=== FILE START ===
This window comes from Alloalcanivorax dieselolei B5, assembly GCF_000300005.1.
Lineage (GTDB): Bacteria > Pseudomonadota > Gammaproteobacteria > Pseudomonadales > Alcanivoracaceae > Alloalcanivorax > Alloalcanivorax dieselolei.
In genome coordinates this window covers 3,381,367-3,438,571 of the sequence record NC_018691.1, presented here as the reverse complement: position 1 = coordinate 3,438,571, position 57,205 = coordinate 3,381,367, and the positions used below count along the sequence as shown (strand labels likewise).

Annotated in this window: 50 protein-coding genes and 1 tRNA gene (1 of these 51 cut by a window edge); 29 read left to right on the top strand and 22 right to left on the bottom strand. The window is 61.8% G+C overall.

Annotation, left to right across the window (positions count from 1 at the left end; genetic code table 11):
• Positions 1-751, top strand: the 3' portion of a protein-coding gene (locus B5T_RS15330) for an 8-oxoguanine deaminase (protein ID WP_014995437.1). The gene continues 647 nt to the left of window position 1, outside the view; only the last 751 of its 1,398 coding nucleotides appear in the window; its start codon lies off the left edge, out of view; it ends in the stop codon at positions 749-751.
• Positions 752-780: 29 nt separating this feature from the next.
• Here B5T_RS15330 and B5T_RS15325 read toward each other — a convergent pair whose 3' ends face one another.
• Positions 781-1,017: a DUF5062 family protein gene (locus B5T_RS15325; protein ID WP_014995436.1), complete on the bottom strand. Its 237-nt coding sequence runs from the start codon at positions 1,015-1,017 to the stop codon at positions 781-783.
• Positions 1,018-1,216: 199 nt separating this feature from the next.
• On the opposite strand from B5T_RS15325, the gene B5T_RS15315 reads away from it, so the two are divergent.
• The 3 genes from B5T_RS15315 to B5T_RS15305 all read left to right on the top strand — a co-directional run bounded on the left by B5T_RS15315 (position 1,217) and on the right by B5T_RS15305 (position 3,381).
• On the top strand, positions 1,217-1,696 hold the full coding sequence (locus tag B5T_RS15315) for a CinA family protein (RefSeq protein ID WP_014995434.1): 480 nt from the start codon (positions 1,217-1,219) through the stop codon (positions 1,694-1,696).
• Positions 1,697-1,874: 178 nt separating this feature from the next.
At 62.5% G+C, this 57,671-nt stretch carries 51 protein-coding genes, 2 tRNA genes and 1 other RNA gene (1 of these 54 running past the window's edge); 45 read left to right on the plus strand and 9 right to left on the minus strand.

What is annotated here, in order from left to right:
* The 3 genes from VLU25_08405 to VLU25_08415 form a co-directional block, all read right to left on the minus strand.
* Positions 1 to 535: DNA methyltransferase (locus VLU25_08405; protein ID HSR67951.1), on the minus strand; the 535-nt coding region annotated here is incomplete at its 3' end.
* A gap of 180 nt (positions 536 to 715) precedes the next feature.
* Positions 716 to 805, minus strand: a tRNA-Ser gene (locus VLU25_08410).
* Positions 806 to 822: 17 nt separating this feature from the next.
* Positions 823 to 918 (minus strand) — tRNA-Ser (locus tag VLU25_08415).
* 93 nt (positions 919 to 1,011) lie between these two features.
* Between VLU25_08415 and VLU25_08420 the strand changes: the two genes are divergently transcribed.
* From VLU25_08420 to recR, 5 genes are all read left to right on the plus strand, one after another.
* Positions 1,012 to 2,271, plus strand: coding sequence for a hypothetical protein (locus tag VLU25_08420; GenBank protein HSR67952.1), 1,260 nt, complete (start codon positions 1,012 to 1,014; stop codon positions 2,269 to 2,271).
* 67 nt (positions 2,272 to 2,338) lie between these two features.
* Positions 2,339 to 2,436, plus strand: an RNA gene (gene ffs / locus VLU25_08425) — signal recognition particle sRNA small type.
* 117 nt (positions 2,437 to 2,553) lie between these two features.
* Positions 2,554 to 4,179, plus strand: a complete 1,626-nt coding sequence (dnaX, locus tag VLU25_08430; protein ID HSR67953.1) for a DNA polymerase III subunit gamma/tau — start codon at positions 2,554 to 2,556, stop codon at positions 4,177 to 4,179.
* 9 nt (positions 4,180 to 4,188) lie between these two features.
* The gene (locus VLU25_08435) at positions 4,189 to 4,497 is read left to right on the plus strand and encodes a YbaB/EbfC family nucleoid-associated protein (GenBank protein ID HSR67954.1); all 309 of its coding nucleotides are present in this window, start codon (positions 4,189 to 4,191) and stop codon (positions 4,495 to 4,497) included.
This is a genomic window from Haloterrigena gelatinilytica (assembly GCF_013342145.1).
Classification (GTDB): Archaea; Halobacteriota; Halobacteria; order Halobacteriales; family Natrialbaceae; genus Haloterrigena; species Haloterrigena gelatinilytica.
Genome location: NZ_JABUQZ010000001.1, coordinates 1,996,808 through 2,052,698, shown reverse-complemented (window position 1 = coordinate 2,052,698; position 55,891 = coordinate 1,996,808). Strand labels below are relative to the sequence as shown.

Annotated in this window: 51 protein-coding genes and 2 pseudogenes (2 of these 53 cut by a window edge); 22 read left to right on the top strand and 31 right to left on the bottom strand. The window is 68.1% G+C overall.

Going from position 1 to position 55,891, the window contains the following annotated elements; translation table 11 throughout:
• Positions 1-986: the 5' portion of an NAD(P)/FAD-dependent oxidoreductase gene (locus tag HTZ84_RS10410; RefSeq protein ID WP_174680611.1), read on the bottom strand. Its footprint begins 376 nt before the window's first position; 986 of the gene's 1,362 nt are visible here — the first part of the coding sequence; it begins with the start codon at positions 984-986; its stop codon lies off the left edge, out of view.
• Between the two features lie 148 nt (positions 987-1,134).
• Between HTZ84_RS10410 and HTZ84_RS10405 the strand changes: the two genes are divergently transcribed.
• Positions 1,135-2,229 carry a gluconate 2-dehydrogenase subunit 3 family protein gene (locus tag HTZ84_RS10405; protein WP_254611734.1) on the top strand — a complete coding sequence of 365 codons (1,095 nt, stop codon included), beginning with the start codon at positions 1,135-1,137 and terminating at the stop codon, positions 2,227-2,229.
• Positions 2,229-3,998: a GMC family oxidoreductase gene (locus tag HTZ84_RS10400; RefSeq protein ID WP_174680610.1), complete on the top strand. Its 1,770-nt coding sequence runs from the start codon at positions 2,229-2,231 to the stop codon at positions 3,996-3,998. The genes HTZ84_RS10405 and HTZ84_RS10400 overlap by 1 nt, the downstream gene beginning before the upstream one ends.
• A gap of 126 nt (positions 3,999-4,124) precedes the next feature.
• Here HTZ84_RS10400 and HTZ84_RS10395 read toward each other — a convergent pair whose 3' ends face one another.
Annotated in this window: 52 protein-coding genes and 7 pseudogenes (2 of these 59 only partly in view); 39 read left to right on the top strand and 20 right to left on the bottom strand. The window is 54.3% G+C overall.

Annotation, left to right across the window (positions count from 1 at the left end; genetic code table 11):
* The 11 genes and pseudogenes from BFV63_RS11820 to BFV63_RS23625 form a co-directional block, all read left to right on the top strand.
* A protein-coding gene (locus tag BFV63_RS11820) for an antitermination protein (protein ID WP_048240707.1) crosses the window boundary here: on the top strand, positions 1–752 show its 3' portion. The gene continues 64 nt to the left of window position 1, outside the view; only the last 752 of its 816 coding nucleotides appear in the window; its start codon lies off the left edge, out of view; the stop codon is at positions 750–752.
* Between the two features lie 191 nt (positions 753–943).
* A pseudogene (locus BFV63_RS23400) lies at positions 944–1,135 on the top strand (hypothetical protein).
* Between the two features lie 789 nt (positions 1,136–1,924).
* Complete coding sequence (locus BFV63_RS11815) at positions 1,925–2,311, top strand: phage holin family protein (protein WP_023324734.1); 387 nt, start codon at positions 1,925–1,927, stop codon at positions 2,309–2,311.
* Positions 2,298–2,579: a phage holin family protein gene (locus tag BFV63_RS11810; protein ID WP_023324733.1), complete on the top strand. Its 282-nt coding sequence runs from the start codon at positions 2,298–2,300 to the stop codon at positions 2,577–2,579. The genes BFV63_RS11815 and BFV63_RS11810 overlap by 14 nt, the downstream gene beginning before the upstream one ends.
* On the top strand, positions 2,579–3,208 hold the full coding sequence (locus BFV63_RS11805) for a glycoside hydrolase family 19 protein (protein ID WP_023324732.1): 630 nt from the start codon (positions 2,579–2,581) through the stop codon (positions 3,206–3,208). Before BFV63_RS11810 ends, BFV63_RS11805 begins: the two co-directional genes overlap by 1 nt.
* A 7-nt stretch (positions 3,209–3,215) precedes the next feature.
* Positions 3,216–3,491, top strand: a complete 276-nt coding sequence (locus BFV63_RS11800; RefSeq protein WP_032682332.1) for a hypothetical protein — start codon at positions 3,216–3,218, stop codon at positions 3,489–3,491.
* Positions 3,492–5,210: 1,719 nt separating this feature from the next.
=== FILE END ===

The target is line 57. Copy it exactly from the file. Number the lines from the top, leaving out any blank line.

* Positions 3,492–5,210: 1,719 nt separating this feature from the next.